Furious parents have criticised teachers after a school announced it was closing half-a-day every week – to let teachers catch up on paperwork.
All 355 pupils aged between 7-11 at Cottesbrooke Junior School, in Acocks Green in Birmingham, will be ordered to go home at lunchtime every Friday from January.
It means pupils will lose the equivalent of 16 days of school every year – compared to the national minimum attendance of 194 days.
The school told parents staff needed the extra time to catch up on marking pupils’ homework and lesson planning for the week ahead.
More than 100 parents staged a protest outside the school on Thursday night after they received a letter telling them of the new half-day closing measure.
Parents reacted furiously to the early closing – with some accusing teachers of adopting a “POETS day – P*ss Off Early Tomorrow’s Saturday” policy.
Mum-of-one Alaine Lumber, 38, said: “This is not just parents having a moan about nothing.
“This is a vitally important issue.
“We asked if the teachers would be giving up 16 days of the summer holidays to make up for the 16 days of teaching the children will be losing.
“We did not get an answer.”
Another mum stormed: “When we heard the school wanted to close early on a Friday it smacked of POETS day to me – as in P*ss Off Early Tomorrow’s Saturday.
“It’s interesting the school chose a Friday afternoon to close, why not a mid-week day.
“A lot of the staff are young and a lot of parents think it’s an excuse to let the staff have an extended weekend.”
Another dad, a 40-year-old banking consultant from Yardley, Birmingham, said he met teachers to discuss the proposal at a consultation evening.
He said: “You could describe the atmosphere as spicy. There were some very angry people in there making some very valid arguments, and there were no real answers.
“There is no information to back this idea up, including how and when the lost teaching time will be made up.
“They talk about legal requirements, but surely the biggest legal requirement is making sure you do not cut teaching time?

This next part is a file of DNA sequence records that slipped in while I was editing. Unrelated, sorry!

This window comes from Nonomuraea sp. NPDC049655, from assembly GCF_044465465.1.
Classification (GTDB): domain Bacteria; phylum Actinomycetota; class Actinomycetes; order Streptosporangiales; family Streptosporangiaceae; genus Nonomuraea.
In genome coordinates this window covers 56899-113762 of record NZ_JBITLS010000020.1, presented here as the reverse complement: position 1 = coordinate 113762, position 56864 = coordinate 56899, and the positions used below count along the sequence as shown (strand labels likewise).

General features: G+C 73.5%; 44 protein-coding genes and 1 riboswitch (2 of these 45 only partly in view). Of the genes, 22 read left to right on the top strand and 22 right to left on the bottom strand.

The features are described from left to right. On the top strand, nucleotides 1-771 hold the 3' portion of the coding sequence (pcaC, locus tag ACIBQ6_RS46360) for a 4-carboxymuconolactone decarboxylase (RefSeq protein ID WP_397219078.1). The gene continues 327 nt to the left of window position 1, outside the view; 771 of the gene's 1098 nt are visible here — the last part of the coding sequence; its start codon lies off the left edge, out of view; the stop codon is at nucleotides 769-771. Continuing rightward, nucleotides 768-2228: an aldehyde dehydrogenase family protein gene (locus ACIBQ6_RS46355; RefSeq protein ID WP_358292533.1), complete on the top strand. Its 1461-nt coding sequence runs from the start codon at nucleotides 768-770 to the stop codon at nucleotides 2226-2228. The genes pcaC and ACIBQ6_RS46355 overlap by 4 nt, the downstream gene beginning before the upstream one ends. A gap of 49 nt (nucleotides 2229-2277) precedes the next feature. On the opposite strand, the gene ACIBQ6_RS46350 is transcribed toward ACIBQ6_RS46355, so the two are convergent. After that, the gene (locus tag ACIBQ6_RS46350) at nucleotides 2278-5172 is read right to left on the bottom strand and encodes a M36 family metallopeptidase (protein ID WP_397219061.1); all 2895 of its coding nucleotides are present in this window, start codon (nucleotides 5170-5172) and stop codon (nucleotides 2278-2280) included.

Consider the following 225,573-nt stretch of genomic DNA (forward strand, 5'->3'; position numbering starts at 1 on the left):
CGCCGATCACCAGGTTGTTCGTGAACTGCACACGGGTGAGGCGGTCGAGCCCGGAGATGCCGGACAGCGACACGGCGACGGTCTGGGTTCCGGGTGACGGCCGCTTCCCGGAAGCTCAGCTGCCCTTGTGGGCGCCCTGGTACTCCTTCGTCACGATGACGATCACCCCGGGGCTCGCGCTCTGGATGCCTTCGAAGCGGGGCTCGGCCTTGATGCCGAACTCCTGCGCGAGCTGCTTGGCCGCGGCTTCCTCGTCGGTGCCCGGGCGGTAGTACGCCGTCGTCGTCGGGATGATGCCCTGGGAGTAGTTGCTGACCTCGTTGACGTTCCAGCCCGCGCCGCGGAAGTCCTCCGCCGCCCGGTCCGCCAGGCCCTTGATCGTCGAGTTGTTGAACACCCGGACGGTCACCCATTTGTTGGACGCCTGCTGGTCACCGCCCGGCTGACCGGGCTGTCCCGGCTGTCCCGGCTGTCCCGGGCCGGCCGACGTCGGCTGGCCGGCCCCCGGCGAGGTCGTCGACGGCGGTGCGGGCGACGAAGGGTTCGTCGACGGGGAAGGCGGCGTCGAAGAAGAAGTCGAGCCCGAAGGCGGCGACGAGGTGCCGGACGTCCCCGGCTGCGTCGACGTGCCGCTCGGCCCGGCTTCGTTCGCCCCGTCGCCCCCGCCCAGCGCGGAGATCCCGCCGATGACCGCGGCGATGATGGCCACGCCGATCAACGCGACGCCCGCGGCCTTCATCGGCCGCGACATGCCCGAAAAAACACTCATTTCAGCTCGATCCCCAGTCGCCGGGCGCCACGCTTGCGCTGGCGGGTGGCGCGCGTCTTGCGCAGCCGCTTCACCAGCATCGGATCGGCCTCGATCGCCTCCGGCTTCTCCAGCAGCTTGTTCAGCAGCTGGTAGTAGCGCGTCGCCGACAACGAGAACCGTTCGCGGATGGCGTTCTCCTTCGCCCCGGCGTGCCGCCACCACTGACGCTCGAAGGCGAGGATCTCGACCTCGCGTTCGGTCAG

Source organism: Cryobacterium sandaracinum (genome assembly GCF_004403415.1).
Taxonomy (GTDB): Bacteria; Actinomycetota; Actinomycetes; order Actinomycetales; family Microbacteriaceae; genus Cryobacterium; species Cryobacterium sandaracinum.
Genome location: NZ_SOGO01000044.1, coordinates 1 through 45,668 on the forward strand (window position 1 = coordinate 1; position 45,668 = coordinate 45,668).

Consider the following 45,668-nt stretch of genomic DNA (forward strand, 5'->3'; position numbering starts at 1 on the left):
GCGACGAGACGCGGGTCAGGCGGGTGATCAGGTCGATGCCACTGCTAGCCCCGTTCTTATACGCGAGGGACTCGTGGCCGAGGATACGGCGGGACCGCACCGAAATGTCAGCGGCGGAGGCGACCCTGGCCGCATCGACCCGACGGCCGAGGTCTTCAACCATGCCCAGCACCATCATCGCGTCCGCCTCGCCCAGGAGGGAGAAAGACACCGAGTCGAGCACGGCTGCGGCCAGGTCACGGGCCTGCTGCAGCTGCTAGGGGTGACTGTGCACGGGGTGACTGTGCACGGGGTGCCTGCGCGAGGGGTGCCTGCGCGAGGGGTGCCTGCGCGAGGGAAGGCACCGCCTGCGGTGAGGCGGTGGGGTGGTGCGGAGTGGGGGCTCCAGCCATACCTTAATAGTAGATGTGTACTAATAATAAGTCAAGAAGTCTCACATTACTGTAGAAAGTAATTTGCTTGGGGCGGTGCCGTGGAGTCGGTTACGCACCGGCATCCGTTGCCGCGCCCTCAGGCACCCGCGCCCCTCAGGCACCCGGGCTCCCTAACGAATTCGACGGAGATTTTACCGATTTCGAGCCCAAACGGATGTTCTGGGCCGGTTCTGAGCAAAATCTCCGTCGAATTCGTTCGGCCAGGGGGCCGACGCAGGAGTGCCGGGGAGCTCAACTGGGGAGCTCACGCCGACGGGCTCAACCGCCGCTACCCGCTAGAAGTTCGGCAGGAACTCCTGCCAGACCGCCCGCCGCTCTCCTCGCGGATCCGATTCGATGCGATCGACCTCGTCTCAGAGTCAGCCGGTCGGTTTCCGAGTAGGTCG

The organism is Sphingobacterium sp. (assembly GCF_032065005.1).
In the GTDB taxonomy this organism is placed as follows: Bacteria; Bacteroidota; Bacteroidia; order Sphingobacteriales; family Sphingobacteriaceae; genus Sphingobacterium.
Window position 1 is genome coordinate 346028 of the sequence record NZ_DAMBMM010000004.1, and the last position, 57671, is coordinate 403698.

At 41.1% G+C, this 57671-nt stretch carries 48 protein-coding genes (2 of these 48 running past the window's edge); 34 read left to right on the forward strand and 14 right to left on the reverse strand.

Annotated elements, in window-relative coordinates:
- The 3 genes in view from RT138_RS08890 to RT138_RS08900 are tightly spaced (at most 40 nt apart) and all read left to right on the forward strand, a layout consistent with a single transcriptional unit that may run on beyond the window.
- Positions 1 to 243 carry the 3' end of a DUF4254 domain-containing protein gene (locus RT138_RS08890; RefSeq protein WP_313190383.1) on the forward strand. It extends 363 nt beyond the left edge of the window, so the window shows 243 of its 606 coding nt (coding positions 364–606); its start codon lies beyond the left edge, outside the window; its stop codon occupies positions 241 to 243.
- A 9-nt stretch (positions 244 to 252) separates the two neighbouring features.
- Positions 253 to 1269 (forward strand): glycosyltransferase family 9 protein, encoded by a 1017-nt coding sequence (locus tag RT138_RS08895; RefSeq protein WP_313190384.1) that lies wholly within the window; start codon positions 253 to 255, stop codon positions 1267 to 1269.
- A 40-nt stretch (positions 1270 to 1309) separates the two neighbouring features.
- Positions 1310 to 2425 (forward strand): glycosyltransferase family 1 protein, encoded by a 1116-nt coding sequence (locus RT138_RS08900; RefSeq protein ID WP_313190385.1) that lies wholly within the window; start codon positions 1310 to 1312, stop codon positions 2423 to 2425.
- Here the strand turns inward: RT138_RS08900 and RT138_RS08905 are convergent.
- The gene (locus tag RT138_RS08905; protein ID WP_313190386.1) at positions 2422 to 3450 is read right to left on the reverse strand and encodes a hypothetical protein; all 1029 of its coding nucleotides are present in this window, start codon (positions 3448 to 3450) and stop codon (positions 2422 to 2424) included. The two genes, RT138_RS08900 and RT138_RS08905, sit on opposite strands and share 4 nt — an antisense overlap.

“This is a critical issue.
“How are they not able to manage this problem when other schools in the city can?”
Schools have a legal requirement to ensure that all teachers are given planning, preparation and assessment time – known as PPA – during the day to ease their workload.
The school said this worked out as the equivalent of half a day each week.
In a letter to parents, headteacher Pearl Jones said: “We can assure you [the parents] that the children’s education is the number one priority and we believe that this method will ensure that the children get the best out of their education.”
The half-day closing measure comes just months after teachers were criticised by Ofsted for failing “the most able” pupils.
In May an inspection of how lessons in personal, social, health and economic education (PSHE) were taught, an Ofsted report stated: “Lessons have appropriate learning objectives but tasks are not always planned to meet the needs of the range of pupils, particularly the most able for whom expectations are too low.”
The school was rated “satisfactory” after last January’s Ofsted report – with inspectors recommending teachers “extend the range of activities and resources”.